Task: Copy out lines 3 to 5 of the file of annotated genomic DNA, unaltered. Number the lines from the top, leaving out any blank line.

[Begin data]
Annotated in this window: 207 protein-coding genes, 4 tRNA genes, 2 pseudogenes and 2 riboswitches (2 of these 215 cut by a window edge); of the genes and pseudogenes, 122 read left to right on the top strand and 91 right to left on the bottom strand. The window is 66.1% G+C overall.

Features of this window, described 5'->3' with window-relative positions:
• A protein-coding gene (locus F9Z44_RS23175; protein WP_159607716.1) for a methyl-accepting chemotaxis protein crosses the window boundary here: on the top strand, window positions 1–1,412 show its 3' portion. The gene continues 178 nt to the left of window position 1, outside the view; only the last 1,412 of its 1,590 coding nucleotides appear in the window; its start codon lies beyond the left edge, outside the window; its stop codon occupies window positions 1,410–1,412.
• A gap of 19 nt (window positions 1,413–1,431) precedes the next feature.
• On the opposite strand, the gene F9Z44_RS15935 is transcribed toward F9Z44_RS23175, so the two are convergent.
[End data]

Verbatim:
• A protein-coding gene (locus F9Z44_RS23175; protein WP_159607716.1) for a methyl-accepting chemotaxis protein crosses the window boundary here: on the top strand, window positions 1–1,412 show its 3' portion. The gene continues 178 nt to the left of window position 1, outside the view; only the last 1,412 of its 1,590 coding nucleotides appear in the window; its start codon lies beyond the left edge, outside the window; its stop codon occupies window positions 1,410–1,412.
• A gap of 19 nt (window positions 1,413–1,431) precedes the next feature.
• On the opposite strand, the gene F9Z44_RS15935 is transcribed toward F9Z44_RS23175, so the two are convergent.